Inflation rate -The inflation rate is the percentage change in the price index over time.

Government total net revenue - It measures the net inflows received by the government, including clearance revenue, tax refunds, and tax and non-tax revenue collected by the Ministry of Finance and other ministries for the consolidated Single Treasury Account (STA).

Government wage expenditure - This is the government’s outlay on the wages and salaries of permanent civilian and security employees.

Government non-wage expenditure - This is the part of government expenditure absorbed by operational expenditures, transfers and minor development and capital expenditures.

Government net lending - This term includes transfers to local government to cover clearance revenue, deductions by the Government of Israel for water and electricity, and services by the Ministry of Health and the Ministry of Agriculture.

Government balance - The government balance is the difference between the government’s total net revenue and its expenditures, including wage and non-wage expenditures, net lending and development expenditures.

External budget support - It consists of transfers of resources by donor countries to the Palestinian National Authority to help finance its budget.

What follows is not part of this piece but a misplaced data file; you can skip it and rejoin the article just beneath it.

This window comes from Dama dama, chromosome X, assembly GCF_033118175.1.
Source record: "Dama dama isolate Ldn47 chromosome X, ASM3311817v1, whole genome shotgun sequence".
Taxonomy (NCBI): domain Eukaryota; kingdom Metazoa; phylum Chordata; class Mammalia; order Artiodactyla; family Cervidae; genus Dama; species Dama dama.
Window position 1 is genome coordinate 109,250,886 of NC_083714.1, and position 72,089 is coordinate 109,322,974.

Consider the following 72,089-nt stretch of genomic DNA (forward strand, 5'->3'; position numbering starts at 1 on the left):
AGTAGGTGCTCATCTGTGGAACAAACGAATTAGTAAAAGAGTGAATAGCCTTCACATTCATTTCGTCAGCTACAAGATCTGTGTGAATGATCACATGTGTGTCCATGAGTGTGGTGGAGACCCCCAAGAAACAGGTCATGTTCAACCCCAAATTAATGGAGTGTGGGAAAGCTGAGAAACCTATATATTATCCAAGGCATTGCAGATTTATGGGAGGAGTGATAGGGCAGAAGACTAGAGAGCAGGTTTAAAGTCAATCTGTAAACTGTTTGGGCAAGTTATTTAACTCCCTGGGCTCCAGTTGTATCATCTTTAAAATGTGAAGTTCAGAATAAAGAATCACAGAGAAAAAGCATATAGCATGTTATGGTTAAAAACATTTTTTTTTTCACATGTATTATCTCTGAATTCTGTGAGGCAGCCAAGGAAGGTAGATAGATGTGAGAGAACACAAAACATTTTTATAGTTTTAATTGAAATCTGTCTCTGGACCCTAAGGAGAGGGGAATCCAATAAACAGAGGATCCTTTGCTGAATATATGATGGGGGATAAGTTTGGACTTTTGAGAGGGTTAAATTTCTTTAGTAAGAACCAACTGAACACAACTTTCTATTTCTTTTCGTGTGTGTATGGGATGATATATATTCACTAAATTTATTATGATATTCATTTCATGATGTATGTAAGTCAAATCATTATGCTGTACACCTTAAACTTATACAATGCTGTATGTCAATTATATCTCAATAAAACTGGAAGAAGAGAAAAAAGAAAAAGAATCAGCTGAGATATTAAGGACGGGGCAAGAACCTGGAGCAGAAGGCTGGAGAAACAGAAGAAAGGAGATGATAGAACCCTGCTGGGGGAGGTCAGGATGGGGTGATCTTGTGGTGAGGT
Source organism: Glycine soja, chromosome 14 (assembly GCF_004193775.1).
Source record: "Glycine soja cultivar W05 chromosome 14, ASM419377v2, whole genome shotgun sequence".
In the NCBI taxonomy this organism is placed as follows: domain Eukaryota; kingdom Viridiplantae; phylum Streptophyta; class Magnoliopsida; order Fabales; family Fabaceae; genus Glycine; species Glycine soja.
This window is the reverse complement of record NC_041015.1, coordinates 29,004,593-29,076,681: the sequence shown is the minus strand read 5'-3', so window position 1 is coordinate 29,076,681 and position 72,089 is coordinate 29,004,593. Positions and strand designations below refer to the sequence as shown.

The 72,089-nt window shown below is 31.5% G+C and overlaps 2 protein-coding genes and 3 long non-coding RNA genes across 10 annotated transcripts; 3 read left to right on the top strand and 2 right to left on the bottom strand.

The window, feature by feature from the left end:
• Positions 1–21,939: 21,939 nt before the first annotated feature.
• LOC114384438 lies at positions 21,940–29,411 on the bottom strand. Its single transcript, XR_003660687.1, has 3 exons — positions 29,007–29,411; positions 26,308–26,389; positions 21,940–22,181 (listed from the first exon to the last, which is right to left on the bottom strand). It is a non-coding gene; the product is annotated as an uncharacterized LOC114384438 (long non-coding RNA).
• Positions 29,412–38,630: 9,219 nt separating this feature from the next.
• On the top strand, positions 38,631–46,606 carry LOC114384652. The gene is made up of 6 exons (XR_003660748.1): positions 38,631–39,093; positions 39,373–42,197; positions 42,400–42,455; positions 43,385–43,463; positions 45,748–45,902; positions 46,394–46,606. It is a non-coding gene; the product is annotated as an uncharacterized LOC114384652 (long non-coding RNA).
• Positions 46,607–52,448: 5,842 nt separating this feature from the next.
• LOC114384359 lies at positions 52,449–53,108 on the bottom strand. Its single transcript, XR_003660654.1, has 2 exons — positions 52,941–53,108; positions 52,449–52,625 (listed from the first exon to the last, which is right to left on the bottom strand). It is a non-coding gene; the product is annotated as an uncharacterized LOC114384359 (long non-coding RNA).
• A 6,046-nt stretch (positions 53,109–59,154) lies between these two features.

Imports - Imports are the goods and services that are produced by the foreign sector and are purchased by the domestic economy.

Labor force - The labor force consists of all persons of working age (15 years or over) who are either employed or unemployed during a specified reference period. Excluded from the labor force are those of working age who are neither working nor searching for work. These could be students, retired persons, those in prison, and homemakers. Loan-to-deposit ratio - This ratio gives the amount of banks’ loans divided by the amount of their deposits. The statistic is often used to assess the banking system’s liquidity. If the ratio is too high it may imply that banks could not have enough liquidity to cover any unforeseen fund requirements. Conversely, if the ratio is too low banks may not be lending and earning as much as they could be.

Number of new company registrations - This is the number of new companies that register with the Ministry of National Economy to conduct business operations in oPt.

Number of shares traded - It is the amount of shares that trade hands from sellers to buyers in the market over a given period.

Underemployment - Underemployment exists when a person’s employment is inadequate in relation to specified norms or alternative employment. Time-related underemployment applies to those who involuntarily work less than the normal duration of work determined for the activity and who seek or are available for additional work during the reference week.

Unemployment rate - The "unemployed" comprise all persons aged 15 or over who, during the week before the survey, were without work, available for work and seeking work. The unemployment rate expresses the number of unemployed as a percentage of the total labor force. The indicator is widely used as a measure of unutilized labor supply.

Value of shares traded -The value of shares traded is the sum of the shares traded multiplied by their respective matching price.